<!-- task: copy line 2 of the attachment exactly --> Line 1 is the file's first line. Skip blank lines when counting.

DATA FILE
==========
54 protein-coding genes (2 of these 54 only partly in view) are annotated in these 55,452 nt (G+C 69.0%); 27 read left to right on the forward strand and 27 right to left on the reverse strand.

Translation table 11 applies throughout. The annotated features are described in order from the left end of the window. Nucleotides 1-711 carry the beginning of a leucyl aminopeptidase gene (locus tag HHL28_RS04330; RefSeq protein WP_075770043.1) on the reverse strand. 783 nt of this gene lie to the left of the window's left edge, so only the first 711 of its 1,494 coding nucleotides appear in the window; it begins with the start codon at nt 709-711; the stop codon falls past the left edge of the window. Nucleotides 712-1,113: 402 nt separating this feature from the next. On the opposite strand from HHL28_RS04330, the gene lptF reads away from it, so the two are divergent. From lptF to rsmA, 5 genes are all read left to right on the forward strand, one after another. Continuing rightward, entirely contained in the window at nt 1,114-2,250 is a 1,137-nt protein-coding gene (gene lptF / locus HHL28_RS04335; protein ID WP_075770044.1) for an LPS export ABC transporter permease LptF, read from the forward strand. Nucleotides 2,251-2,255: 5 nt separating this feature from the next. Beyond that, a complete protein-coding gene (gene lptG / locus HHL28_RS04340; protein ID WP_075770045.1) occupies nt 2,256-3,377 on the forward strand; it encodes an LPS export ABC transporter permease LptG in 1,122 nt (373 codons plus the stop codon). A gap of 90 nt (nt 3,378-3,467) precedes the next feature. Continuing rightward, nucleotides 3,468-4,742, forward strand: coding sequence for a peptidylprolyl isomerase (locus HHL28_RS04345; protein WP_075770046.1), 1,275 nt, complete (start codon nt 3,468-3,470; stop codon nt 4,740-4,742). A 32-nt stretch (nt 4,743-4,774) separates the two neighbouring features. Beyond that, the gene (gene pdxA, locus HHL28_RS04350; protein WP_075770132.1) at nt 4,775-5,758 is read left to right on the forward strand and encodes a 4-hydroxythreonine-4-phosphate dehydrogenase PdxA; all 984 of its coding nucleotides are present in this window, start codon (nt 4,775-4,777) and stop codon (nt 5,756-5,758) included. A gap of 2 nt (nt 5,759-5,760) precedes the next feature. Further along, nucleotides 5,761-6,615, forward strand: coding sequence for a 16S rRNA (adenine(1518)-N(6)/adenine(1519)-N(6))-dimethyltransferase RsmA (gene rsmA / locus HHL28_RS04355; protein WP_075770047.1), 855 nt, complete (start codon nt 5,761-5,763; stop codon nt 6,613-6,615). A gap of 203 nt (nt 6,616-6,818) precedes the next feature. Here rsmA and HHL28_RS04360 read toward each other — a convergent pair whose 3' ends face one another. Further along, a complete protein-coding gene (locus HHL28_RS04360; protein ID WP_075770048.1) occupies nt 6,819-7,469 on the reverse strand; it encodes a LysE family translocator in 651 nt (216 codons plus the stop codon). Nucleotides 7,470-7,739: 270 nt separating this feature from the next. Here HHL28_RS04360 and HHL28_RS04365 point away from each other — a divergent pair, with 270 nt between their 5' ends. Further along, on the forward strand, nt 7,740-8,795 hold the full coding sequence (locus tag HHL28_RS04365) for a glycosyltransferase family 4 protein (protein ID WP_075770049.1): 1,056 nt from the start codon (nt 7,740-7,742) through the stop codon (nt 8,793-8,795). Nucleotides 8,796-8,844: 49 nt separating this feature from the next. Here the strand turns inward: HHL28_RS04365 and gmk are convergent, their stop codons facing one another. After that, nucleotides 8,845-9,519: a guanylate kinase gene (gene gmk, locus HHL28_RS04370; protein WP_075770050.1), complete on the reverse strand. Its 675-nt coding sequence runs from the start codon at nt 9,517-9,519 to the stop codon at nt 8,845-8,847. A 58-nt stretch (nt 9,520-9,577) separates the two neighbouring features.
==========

Translation table 11 applies throughout. The annotated features are described in order from the left end of the window. Nucleotides 1-711 carry the beginning of a leucyl aminopeptidase gene (locus tag HHL28_RS04330; RefSeq protein WP_075770043.1) on the reverse strand. 783 nt of this gene lie to the left of the window's left edge, so only the first 711 of its 1,494 coding nucleotides appear in the window; it begins with the start codon at nt 709-711; the stop codon falls past the left edge of the window. Nucleotides 712-1,113: 402 nt separating this feature from the next. On the opposite strand from HHL28_RS04330, the gene lptF reads away from it, so the two are divergent. From lptF to rsmA, 5 genes are all read left to right on the forward strand, one after another. Continuing rightward, entirely contained in the window at nt 1,114-2,250 is a 1,137-nt protein-coding gene (gene lptF / locus HHL28_RS04335; protein ID WP_075770044.1) for an LPS export ABC transporter permease LptF, read from the forward strand. Nucleotides 2,251-2,255: 5 nt separating this feature from the next. Beyond that, a complete protein-coding gene (gene lptG / locus HHL28_RS04340; protein ID WP_075770045.1) occupies nt 2,256-3,377 on the forward strand; it encodes an LPS export ABC transporter permease LptG in 1,122 nt (373 codons plus the stop codon). A gap of 90 nt (nt 3,378-3,467) precedes the next feature. Continuing rightward, nucleotides 3,468-4,742, forward strand: coding sequence for a peptidylprolyl isomerase (locus HHL28_RS04345; protein WP_075770046.1), 1,275 nt, complete (start codon nt 3,468-3,470; stop codon nt 4,740-4,742). A 32-nt stretch (nt 4,743-4,774) separates the two neighbouring features. Beyond that, the gene (gene pdxA, locus HHL28_RS04350; protein WP_075770132.1) at nt 4,775-5,758 is read left to right on the forward strand and encodes a 4-hydroxythreonine-4-phosphate dehydrogenase PdxA; all 984 of its coding nucleotides are present in this window, start codon (nt 4,775-4,777) and stop codon (nt 5,756-5,758) included. A gap of 2 nt (nt 5,759-5,760) precedes the next feature. Further along, nucleotides 5,761-6,615, forward strand: coding sequence for a 16S rRNA (adenine(1518)-N(6)/adenine(1519)-N(6))-dimethyltransferase RsmA (gene rsmA / locus HHL28_RS04355; protein WP_075770047.1), 855 nt, complete (start codon nt 5,761-5,763; stop codon nt 6,613-6,615). A gap of 203 nt (nt 6,616-6,818) precedes the next feature. Here rsmA and HHL28_RS04360 read toward each other — a convergent pair whose 3' ends face one another. Further along, a complete protein-coding gene (locus HHL28_RS04360; protein ID WP_075770048.1) occupies nt 6,819-7,469 on the reverse strand; it encodes a LysE family translocator in 651 nt (216 codons plus the stop codon). Nucleotides 7,470-7,739: 270 nt separating this feature from the next. Here HHL28_RS04360 and HHL28_RS04365 point away from each other — a divergent pair, with 270 nt between their 5' ends. Further along, on the forward strand, nt 7,740-8,795 hold the full coding sequence (locus tag HHL28_RS04365) for a glycosyltransferase family 4 protein (protein ID WP_075770049.1): 1,056 nt from the start codon (nt 7,740-7,742) through the stop codon (nt 8,793-8,795). Nucleotides 8,796-8,844: 49 nt separating this feature from the next. Here the strand turns inward: HHL28_RS04365 and gmk are convergent, their stop codons facing one another. After that, nucleotides 8,845-9,519: a guanylate kinase gene (gene gmk, locus HHL28_RS04370; protein WP_075770050.1), complete on the reverse strand. Its 675-nt coding sequence runs from the start codon at nt 9,517-9,519 to the stop codon at nt 8,845-8,847. A 58-nt stretch (nt 9,520-9,577) separates the two neighbouring features.